I'm walking with Carola Ashford past a bank of fuchsias so extravagantly purple and red, they stun the eye. "The funny thing is," she says, "my college major was criminology."
Ashford does not study crime now. She is a landscape architect who restores historical gardens. But her college career overlaps with this particular garden, belonging as it does to the most famous prison in the world, Alcatraz.
Maybe, like me, you were not aware that Alcatraz had gardens. Every year 1.3 million of us visit the Rock. But mostly we go to savor a safe dose of mayhem. We want the illicit thrills you get from stories of Al Capone and hidden shivs and hard time done a long time ago.
Alcatraz has a gentler history, though, and that is what Ashford is trying to recover. In the beginning, the Rock was a rock, bleakly barren. But the human urge to improve any patch of ground is strong. As soon as dirt was barged in for Army gun emplacements in the late 1800s, plants were grown on the island. For a century more, through the island's career as a military prison and its more infamous incarnation as a federal penitentiary, gardens bloomed on Alcatraz clifftops and beneath the glowering concrete walls.
Gardening stopped in the 1960s, when the penitentiary closed. Even after Alcatraz became part of Golden Gate National Parks, the gardens were abandoned to ivy and blackberry. In 2003, the nonprofit Garden Conservancy, working with the National Park Service and the Golden Gate National Parks Conservancy, decided to bring Alcatraz back into flower.
"The first time I visited," Ashford tells me, "I looked at all the ivy and thought, I can't do this." But she and her team scoured historical records and interviewed members of the Alcatraz Alumni Association ― officers and their families ― to discover what the gardens had looked like in their prime. Volunteers removed debris. "Once we cleared out the overgrowth," Ashford says, "bulbs started coming out. They had been hidden 40 years. But when they saw the light of day, they bloomed."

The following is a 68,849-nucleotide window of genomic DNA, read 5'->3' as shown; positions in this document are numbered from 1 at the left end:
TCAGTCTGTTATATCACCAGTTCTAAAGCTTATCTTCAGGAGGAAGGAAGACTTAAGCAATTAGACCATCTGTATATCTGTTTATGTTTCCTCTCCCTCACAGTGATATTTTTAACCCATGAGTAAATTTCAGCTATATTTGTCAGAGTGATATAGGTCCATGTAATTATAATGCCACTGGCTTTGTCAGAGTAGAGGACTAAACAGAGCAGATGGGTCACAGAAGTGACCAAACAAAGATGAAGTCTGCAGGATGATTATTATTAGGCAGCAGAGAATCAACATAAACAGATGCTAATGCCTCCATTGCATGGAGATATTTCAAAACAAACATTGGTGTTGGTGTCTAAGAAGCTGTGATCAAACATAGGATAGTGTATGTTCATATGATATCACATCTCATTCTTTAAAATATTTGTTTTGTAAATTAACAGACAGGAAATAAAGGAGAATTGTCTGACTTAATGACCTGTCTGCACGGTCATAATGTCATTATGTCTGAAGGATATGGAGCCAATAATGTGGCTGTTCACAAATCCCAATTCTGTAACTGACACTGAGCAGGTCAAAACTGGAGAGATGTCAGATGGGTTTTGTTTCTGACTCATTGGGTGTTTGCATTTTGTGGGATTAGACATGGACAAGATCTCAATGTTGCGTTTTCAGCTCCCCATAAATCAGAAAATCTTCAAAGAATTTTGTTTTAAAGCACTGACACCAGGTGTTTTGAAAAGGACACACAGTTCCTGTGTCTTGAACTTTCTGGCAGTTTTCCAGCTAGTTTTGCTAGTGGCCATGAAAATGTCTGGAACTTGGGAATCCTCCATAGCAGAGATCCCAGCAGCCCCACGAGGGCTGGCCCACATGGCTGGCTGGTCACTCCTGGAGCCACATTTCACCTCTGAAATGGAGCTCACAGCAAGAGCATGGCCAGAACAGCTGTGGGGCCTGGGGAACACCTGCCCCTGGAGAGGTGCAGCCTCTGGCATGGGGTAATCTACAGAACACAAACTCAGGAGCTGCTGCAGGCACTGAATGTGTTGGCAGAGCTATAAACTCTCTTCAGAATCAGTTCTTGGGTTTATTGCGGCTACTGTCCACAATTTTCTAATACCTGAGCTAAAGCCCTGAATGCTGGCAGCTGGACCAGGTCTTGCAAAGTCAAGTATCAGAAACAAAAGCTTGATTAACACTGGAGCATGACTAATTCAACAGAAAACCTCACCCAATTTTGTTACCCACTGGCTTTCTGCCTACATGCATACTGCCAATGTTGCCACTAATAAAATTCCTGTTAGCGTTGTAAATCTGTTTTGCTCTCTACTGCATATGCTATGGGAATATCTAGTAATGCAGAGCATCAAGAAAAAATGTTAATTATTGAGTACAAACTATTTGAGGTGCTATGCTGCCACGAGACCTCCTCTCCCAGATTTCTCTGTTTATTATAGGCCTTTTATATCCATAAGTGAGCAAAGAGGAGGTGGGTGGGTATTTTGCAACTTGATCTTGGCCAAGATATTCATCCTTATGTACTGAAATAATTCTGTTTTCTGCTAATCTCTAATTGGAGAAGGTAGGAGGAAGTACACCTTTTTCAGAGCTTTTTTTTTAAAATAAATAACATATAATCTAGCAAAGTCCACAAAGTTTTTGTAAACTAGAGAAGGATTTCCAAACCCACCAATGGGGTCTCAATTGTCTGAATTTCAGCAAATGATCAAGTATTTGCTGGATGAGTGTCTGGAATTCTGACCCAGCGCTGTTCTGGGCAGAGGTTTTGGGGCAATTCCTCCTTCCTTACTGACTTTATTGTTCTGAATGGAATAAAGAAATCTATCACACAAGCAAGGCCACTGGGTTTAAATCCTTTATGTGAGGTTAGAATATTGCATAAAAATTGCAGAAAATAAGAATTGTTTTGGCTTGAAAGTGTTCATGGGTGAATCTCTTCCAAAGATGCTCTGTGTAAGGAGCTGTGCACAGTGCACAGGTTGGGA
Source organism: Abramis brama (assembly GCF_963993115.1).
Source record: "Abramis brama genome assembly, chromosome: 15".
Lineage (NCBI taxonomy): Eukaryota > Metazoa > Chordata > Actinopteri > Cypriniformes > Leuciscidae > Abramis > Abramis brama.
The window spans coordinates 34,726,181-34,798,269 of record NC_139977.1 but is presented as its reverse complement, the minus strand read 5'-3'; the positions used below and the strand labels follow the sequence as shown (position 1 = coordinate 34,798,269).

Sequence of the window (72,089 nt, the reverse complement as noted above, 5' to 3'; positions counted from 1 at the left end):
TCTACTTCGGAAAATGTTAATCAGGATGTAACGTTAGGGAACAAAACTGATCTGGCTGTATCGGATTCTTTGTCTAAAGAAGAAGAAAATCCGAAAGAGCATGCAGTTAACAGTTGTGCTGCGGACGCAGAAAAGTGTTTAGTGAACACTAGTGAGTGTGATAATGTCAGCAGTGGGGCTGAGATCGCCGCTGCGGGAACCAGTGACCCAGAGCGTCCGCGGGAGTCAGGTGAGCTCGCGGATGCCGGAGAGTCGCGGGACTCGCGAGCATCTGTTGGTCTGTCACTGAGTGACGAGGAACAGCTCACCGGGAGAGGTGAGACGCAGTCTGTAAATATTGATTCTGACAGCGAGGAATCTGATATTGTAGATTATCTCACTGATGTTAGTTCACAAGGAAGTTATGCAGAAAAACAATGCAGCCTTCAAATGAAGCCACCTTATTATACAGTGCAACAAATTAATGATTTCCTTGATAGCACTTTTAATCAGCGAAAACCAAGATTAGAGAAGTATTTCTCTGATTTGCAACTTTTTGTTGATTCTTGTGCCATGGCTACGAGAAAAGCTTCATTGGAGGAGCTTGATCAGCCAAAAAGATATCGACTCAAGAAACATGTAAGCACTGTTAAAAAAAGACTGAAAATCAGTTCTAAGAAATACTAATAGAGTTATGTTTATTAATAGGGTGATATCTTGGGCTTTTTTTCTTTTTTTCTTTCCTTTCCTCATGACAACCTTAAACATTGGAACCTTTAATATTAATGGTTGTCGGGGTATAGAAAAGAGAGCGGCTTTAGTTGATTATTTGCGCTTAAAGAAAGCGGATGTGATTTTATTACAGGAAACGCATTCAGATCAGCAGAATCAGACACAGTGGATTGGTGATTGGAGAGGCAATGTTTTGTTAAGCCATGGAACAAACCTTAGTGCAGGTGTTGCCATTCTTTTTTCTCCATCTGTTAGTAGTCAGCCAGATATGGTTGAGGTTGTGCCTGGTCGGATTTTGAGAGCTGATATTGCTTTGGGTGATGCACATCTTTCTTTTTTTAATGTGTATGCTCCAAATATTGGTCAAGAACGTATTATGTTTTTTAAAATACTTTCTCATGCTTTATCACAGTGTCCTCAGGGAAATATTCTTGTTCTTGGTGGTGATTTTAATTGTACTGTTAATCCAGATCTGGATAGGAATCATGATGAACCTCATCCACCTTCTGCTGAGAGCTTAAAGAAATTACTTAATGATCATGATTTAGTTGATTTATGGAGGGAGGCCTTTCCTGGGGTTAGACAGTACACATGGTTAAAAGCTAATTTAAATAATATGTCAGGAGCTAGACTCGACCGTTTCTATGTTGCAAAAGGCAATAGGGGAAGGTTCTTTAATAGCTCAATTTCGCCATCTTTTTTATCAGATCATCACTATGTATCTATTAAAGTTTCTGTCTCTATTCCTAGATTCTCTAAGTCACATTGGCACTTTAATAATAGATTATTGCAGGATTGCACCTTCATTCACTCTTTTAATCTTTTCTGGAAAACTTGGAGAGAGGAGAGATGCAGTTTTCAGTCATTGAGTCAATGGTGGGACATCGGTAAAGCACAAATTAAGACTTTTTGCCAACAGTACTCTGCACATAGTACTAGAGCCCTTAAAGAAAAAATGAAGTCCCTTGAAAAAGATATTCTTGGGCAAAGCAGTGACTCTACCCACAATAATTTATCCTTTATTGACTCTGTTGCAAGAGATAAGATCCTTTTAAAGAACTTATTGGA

Stories bloomed too. Any good garden requires an obsessive gardener. Alcatraz had these. One was Freddie Reichel, who worked as secretary to the warden in the 1940s. At first, Ashford explains, Reichel regarded the gardens as a burden. Then he took up the challenge of finding plants that would survive Alcatraz's fog and wind. He corresponded with garden experts and, following their suggestions, planted bush poppies, succulents, and blue-flowered pride of Madeira. Says Ashford, "He ended up a fervent horticulturalist."
The work changed prisoner Elliott Michener too. Ashford takes me to the west side of the island, where the convicted counterfeiter created terraced plantings that would have done a Pacific Heights mansion proud. "He built a birdbath, a greenhouse," Ashford tells me. "It was just incredible. A showplace."
This is the world Ashford and her crews are bringing back. So far they've restored two of the island's gardens; Michener's will be completed over the next three years. We stand admiring it as it is now, a beautiful wreck beneath an ivy veil. Long after he had been released from Alcatraz, Michener wrote that his garden "provided a refuge from disturbances of the prison.… This one thing I would do well."
"So much ugly stuff happened at Alcatraz," Ashford tells me. "Now we have the healing stuff too."
INFO: Alcatraz visitors can pick up the free brochure The Gardens of Alcatraz on the island; for garden tours, call 415/561-3062. For visitor information, go to www.nps.gov/alca and www.alcatrazcruises.com